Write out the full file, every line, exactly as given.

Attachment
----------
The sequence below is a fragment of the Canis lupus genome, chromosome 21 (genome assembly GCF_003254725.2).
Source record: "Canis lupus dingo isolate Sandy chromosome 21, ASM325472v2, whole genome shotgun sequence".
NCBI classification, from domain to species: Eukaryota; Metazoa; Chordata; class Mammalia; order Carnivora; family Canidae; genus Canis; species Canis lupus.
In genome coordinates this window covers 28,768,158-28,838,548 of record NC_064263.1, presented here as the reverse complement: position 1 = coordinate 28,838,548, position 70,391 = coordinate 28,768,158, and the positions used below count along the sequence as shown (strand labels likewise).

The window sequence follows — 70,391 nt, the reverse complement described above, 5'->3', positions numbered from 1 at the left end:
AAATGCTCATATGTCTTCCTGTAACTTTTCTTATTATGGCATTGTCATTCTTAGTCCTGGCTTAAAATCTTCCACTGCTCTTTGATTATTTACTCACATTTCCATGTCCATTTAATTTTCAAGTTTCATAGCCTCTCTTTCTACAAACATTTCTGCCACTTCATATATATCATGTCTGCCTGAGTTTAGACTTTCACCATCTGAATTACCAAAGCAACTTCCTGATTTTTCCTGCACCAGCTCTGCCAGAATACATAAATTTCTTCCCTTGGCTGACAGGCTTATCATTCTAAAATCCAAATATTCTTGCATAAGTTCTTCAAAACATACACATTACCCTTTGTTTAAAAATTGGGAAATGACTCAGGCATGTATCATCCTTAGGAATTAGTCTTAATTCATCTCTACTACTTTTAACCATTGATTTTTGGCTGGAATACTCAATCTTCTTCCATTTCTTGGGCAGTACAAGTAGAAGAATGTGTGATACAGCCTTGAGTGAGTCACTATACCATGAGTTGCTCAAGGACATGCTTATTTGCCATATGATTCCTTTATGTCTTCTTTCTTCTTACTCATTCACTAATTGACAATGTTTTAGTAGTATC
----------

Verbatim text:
The sequence below is a fragment of the Canis lupus genome, chromosome 21 (genome assembly GCF_003254725.2).
Source record: "Canis lupus dingo isolate Sandy chromosome 21, ASM325472v2, whole genome shotgun sequence".
NCBI classification, from domain to species: Eukaryota; Metazoa; Chordata; class Mammalia; order Carnivora; family Canidae; genus Canis; species Canis lupus.
In genome coordinates this window covers 28,768,158-28,838,548 of record NC_064263.1, presented here as the reverse complement: position 1 = coordinate 28,838,548, position 70,391 = coordinate 28,768,158, and the positions used below count along the sequence as shown (strand labels likewise).

The window sequence follows — 70,391 nt, the reverse complement described above, 5'->3', positions numbered from 1 at the left end:
AAATGCTCATATGTCTTCCTGTAACTTTTCTTATTATGGCATTGTCATTCTTAGTCCTGGCTTAAAATCTTCCACTGCTCTTTGATTATTTACTCACATTTCCATGTCCATTTAATTTTCAAGTTTCATAGCCTCTCTTTCTACAAACATTTCTGCCACTTCATATATATCATGTCTGCCTGAGTTTAGACTTTCACCATCTGAATTACCAAAGCAACTTCCTGATTTTTCCTGCACCAGCTCTGCCAGAATACATAAATTTCTTCCCTTGGCTGACAGGCTTATCATTCTAAAATCCAAATATTCTTGCATAAGTTCTTCAAAACATACACATTACCCTTTGTTTAAAAATTGGGAAATGACTCAGGCATGTATCATCCTTAGGAATTAGTCTTAATTCATCTCTACTACTTTTAACCATTGATTTTTGGCTGGAATACTCAATCTTCTTCCATTTCTTGGGCAGTACAAGTAGAAGAATGTGTGATACAGCCTTGAGTGAGTCACTATACCATGAGTTGCTCAAGGACATGCTTATTTGCCATATGATTCCTTTATGTCTTCTTTCTTCTTACTCATTCACTAATTGACAATGTTTTAGTAGTATC